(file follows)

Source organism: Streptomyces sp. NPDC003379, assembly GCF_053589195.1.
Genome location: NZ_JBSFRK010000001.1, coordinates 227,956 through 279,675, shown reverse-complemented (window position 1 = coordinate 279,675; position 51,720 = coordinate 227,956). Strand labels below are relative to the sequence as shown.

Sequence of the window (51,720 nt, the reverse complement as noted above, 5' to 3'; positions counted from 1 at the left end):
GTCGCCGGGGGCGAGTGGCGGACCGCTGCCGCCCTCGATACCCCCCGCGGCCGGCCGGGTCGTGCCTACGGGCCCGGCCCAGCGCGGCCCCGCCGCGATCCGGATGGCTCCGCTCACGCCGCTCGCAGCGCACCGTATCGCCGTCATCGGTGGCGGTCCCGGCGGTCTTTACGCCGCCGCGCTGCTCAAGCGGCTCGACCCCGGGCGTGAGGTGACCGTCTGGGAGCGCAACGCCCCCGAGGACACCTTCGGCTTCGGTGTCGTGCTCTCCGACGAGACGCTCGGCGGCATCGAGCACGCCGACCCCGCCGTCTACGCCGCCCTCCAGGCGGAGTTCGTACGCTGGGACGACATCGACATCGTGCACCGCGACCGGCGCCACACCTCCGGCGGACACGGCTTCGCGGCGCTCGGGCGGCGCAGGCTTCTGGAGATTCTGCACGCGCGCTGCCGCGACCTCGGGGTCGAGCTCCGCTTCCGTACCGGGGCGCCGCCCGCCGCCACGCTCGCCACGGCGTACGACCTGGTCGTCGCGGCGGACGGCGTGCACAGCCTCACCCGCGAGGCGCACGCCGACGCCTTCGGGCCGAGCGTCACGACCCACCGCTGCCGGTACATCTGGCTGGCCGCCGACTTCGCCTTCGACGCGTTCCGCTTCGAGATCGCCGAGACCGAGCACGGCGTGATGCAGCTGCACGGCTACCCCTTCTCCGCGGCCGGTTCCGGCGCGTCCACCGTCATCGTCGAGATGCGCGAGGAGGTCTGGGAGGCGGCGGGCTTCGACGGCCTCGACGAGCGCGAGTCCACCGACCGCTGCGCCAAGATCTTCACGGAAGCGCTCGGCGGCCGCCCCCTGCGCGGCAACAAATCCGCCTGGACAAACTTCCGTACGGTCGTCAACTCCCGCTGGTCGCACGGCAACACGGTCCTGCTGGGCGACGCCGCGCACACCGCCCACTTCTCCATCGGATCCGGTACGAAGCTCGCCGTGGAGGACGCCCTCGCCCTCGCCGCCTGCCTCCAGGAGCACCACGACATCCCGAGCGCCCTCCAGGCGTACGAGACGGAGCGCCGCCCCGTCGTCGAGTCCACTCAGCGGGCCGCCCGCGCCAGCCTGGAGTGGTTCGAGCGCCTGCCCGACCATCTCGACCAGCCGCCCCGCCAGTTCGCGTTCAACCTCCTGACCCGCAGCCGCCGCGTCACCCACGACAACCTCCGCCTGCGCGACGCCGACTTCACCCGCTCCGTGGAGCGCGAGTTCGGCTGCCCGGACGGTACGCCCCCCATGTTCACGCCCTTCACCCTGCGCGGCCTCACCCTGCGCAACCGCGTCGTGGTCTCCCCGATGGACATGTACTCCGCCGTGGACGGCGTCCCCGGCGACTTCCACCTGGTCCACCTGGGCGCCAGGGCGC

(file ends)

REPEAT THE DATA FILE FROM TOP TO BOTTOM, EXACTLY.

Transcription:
Source organism: Streptomyces sp. NPDC003379, assembly GCF_053589195.1.
Genome location: NZ_JBSFRK010000001.1, coordinates 227,956 through 279,675, shown reverse-complemented (window position 1 = coordinate 279,675; position 51,720 = coordinate 227,956). Strand labels below are relative to the sequence as shown.

Sequence of the window (51,720 nt, the reverse complement as noted above, 5' to 3'; positions counted from 1 at the left end):
GTCGCCGGGGGCGAGTGGCGGACCGCTGCCGCCCTCGATACCCCCCGCGGCCGGCCGGGTCGTGCCTACGGGCCCGGCCCAGCGCGGCCCCGCCGCGATCCGGATGGCTCCGCTCACGCCGCTCGCAGCGCACCGTATCGCCGTCATCGGTGGCGGTCCCGGCGGTCTTTACGCCGCCGCGCTGCTCAAGCGGCTCGACCCCGGGCGTGAGGTGACCGTCTGGGAGCGCAACGCCCCCGAGGACACCTTCGGCTTCGGTGTCGTGCTCTCCGACGAGACGCTCGGCGGCATCGAGCACGCCGACCCCGCCGTCTACGCCGCCCTCCAGGCGGAGTTCGTACGCTGGGACGACATCGACATCGTGCACCGCGACCGGCGCCACACCTCCGGCGGACACGGCTTCGCGGCGCTCGGGCGGCGCAGGCTTCTGGAGATTCTGCACGCGCGCTGCCGCGACCTCGGGGTCGAGCTCCGCTTCCGTACCGGGGCGCCGCCCGCCGCCACGCTCGCCACGGCGTACGACCTGGTCGTCGCGGCGGACGGCGTGCACAGCCTCACCCGCGAGGCGCACGCCGACGCCTTCGGGCCGAGCGTCACGACCCACCGCTGCCGGTACATCTGGCTGGCCGCCGACTTCGCCTTCGACGCGTTCCGCTTCGAGATCGCCGAGACCGAGCACGGCGTGATGCAGCTGCACGGCTACCCCTTCTCCGCGGCCGGTTCCGGCGCGTCCACCGTCATCGTCGAGATGCGCGAGGAGGTCTGGGAGGCGGCGGGCTTCGACGGCCTCGACGAGCGCGAGTCCACCGACCGCTGCGCCAAGATCTTCACGGAAGCGCTCGGCGGCCGCCCCCTGCGCGGCAACAAATCCGCCTGGACAAACTTCCGTACGGTCGTCAACTCCCGCTGGTCGCACGGCAACACGGTCCTGCTGGGCGACGCCGCGCACACCGCCCACTTCTCCATCGGATCCGGTACGAAGCTCGCCGTGGAGGACGCCCTCGCCCTCGCCGCCTGCCTCCAGGAGCACCACGACATCCCGAGCGCCCTCCAGGCGTACGAGACGGAGCGCCGCCCCGTCGTCGAGTCCACTCAGCGGGCCGCCCGCGCCAGCCTGGAGTGGTTCGAGCGCCTGCCCGACCATCTCGACCAGCCGCCCCGCCAGTTCGCGTTCAACCTCCTGACCCGCAGCCGCCGCGTCACCCACGACAACCTCCGCCTGCGCGACGCCGACTTCACCCGCTCCGTGGAGCGCGAGTTCGGCTGCCCGGACGGTACGCCCCCCATGTTCACGCCCTTCACCCTGCGCGGCCTCACCCTGCGCAACCGCGTCGTGGTCTCCCCGATGGACATGTACTCCGCCGTGGACGGCGTCCCCGGCGACTTCCACCTGGTCCACCTGGGCGCCAGGGCGC